First patient-derived organoid model for cervical cancer developed
Novel organoid models of cervical cancer and a healthy human cervix have been developed to study the condition and its progression.
A team of researchers led by the Hubrecht Institute, the Netherlands, have developed the first patient-derived organoid model for cervical cancer. They have also modelled the healthy human cervix using organoids.
The researchers used the organoid-based platform to study sexually transmitted infections for a herpes virus. They say that the model can potentially also be used to study the human papillomavirus (HPV), which is one of the main causes of cervical cancer.
According to the scientists, good models to study human cervical tissues are lacking, leading the researchers to develop their new organoid-based model for the healthy cervix and associated malignancies including cervical cancer.
The researchers obtained human cervical tissue from either healthy patients or patients with different types of cervical cancer. The organoids were derived via a tiny bit of tissue obtained from patients’ Pap-brush material.
From these tissues the team grew organoids, tiny three-dimensional (3D) structures of about half a millimetre in size that closely mimic organ function. The organoids derived from healthy tissue closely resemble the tissue architecture and gene expression profiles of the actual human cervix. The organoids thus hold promise for studying what happens when a virus infects the human cervix.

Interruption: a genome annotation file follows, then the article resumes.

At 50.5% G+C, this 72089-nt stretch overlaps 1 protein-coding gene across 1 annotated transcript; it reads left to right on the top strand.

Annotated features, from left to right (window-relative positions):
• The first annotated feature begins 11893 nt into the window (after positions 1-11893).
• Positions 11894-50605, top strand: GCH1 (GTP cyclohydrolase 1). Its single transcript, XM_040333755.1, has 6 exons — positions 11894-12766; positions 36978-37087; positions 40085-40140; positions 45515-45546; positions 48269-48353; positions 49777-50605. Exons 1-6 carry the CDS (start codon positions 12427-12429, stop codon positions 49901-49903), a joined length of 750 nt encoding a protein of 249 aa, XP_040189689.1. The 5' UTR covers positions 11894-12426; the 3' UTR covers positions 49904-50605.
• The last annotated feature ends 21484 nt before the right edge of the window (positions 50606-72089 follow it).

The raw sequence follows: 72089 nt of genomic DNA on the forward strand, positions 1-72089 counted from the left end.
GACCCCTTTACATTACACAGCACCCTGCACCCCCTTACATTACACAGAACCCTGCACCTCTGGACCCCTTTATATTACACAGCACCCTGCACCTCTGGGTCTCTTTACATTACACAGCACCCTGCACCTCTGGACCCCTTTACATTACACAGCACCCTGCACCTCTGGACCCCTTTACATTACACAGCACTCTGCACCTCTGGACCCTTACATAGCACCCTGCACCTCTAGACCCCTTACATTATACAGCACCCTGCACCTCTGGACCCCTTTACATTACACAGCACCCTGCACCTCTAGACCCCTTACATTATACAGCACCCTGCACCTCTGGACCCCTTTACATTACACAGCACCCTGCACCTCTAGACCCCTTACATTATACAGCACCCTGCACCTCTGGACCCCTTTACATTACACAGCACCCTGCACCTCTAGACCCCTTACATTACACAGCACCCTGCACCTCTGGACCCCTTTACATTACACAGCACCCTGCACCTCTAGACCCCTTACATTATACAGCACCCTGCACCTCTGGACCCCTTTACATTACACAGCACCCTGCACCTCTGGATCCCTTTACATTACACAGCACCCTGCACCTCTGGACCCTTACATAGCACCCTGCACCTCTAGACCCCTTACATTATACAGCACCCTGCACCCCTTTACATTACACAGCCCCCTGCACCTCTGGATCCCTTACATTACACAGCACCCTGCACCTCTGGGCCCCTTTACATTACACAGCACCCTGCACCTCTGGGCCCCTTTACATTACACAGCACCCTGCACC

Kadi Lõhmussaar, first author on the paper, explained: “For our study, we used a herpes virus – herpes simplex virus-1 (HSV-1) – to demonstrate the potential of the model for research into sexually transmitted infections… Cervical cancer is often caused by HPV-infection, but research into this virus was complicated as the virus is difficult to culture in the lab. Our new model might be able to overcome this obstacle.”
The researchers say the organoids grown from cancerous tissue – also called tumoroids – closely resemble actual tumours. They show mutation and gene expression profiles that are typical for cancer and carry similar morphological abnormalities. The team also found that the tumoroids respond differently to common chemotherapeutics, showing potential for precision medicine.
“Hopefully in the future, we can predict which chemotherapy will work best for specific patients based on results obtained in the tumoroids,” said Lõhmussaar.
The results were published in Cell Stem Cell.